There are plenty of legends about journeys and locations of historical objects. The History Channel dissects the tales from George Washington's wooden teeth to Marilyn Monroe's dress from The Seven Year Itch. Then there's how the "Cowardly Lion" costume from The Wizard of Oz was found in a studio's trash bin and restored. These odd fragments and recovered relics visually exist in private collections or museums.
Russia's treatment of its pieces is different. Since 1900, the Ministry of Culture has overseen the documentation of the theater-arts community. Every costume from every stage production or film has been archived through original costume-design sketches and swatches of the costume fabric. These theater-art pieces are numbered, certified, and stored with either the artist or the theater, or at a museum.
But these works aren't protected and stored by Russia for posterity. In fact, 165 of them are in a gallery in the Dallas arts district, lined against walls, stacked in corners, spilling off of chairs onto the floor of the Elizabeth's State-Thomas Gallery because of Russia's poor economy. The theaters no longer receive national funding, and public funds barely keep the theaters alive, so several theaters in St. Petersburg decided to sell off pieces of theater art to raise money to stay open. "It's sad that they're selling the theater art. It's a piece of their heritage, very unique to that country and time, but the larger goal is to continue arts funding now and make sure there is a place for theater in the future," says Kay Tinner-Petrie, co-owner of the gallery. Her partner, Michael Donnelly, bought the pieces in St. Petersburg in 1996 from artists and theaters.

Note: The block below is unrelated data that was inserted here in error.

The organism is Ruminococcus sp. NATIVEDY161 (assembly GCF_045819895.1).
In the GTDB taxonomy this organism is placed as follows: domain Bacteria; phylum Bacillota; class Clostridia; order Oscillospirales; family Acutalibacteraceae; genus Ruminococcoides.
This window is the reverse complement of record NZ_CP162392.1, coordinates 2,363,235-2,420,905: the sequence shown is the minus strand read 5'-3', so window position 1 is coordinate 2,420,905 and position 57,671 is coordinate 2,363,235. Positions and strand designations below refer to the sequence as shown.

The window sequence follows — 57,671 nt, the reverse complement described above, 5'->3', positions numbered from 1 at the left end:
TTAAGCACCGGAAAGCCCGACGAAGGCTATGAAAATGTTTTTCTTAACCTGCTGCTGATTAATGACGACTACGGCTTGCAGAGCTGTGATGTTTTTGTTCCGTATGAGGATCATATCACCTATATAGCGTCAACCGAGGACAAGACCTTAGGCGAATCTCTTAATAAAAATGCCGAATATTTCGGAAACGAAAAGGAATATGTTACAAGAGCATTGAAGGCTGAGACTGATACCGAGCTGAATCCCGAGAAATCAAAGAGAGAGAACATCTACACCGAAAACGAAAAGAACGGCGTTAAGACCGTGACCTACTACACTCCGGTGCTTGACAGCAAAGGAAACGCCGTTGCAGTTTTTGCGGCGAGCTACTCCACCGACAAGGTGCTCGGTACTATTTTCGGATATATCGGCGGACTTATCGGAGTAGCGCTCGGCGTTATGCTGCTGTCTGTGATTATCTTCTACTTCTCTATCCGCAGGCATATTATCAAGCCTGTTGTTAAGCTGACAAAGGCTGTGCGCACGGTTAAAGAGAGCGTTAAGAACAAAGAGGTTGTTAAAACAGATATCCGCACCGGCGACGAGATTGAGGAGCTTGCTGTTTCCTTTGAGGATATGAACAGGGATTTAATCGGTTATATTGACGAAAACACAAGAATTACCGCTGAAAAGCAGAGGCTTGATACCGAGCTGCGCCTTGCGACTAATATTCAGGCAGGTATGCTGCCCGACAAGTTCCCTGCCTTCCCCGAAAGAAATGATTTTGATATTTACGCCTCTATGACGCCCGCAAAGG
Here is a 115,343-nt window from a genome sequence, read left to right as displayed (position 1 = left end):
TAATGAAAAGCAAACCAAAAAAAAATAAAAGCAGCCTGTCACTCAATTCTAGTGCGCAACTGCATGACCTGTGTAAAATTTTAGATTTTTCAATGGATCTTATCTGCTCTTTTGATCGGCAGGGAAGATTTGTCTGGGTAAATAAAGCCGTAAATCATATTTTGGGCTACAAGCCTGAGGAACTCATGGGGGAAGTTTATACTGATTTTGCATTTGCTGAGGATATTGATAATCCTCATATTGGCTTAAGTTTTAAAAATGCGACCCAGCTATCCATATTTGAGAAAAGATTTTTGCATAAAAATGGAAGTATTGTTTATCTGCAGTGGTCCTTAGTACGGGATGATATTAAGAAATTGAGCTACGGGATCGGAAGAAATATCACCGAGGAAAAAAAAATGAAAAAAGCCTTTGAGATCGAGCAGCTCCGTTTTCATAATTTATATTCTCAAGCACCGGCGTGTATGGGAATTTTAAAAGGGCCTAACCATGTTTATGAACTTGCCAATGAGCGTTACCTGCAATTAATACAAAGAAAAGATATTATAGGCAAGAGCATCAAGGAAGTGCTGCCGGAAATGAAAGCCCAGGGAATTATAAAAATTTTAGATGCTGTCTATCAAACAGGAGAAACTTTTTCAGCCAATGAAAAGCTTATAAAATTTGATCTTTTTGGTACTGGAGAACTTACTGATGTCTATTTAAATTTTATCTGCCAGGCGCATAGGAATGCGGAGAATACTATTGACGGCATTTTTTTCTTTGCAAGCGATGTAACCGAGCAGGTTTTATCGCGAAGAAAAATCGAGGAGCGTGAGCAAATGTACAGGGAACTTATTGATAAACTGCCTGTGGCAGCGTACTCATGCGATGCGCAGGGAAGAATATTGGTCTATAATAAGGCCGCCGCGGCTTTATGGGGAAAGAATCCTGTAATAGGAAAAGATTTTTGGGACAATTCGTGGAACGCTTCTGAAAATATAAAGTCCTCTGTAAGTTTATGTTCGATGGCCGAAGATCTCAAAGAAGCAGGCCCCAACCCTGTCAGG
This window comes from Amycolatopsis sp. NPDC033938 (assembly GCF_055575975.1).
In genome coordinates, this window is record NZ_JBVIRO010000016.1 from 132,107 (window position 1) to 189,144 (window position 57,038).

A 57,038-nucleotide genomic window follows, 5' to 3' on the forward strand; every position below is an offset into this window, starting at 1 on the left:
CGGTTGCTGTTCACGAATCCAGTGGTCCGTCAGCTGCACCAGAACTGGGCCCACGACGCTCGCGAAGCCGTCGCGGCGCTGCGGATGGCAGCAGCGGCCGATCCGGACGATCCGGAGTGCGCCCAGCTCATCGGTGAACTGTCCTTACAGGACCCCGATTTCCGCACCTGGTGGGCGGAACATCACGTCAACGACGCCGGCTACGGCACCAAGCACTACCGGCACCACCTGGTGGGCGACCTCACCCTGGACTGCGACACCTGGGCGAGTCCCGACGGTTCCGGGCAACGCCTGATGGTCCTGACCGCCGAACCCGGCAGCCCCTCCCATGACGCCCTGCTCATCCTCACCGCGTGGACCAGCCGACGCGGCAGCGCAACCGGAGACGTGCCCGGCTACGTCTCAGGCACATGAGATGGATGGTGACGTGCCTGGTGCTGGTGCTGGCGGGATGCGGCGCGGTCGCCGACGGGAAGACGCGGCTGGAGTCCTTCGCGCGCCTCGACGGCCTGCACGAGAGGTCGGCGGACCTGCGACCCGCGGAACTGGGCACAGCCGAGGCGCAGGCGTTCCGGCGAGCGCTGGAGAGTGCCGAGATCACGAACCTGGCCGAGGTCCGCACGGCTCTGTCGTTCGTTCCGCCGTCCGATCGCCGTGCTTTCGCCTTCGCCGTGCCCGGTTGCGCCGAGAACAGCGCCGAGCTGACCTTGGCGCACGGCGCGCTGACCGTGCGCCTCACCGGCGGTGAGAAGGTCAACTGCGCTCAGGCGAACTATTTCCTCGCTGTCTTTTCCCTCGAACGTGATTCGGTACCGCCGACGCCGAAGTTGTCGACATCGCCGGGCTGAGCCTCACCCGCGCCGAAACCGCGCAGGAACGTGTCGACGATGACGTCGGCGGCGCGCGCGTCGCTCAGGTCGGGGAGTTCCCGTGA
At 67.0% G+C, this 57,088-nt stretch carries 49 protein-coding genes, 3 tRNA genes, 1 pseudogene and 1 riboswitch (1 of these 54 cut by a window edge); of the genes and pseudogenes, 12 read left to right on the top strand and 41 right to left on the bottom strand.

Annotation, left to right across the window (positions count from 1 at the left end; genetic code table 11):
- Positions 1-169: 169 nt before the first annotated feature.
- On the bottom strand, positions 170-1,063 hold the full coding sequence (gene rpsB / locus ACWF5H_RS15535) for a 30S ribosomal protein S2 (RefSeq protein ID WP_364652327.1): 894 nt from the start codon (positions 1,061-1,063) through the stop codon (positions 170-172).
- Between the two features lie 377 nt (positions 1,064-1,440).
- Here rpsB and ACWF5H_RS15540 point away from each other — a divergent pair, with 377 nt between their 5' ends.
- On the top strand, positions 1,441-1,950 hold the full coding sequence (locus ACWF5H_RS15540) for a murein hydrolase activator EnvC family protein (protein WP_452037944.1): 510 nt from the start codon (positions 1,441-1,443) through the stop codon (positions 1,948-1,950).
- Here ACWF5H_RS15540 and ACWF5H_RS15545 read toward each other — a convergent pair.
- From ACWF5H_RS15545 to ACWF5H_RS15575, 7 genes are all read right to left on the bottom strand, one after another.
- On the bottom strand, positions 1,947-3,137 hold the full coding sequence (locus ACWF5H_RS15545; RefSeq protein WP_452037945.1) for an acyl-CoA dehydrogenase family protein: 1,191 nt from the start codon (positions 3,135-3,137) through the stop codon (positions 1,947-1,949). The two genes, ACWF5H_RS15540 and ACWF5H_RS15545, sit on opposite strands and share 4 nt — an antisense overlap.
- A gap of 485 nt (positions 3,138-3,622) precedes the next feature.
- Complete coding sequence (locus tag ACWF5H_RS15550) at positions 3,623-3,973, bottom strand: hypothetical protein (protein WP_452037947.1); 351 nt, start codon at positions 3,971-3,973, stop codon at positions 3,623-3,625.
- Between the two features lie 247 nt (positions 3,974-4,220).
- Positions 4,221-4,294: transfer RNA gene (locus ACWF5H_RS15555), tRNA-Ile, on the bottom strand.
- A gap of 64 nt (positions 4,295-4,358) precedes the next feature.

The pieces contain a sketch of a costume from a play, opera, or film, either alone, surrounded by scribbled notes and directions to seamstresses, or with pieces of the costume's fabric pinned in the bottom left-hand corner. The drawing is usually in pencil, with color added in pencil or paint. The sketches range from almost abstract to realistic to cartoonish. Likewise, the costumes run the gamut from military uniforms and Siberian folk-dancer dresses to flapper dresses and '70s glam-rock jumpsuits. The designs for Madame Butterfly look more like Japanese woodcuts than costume sketches. Though intended for archives, out of context the pieces are more "art" than document or memento, and definitely not anything to be seen hanging over at a table at the Moscow Planet Hollywood.
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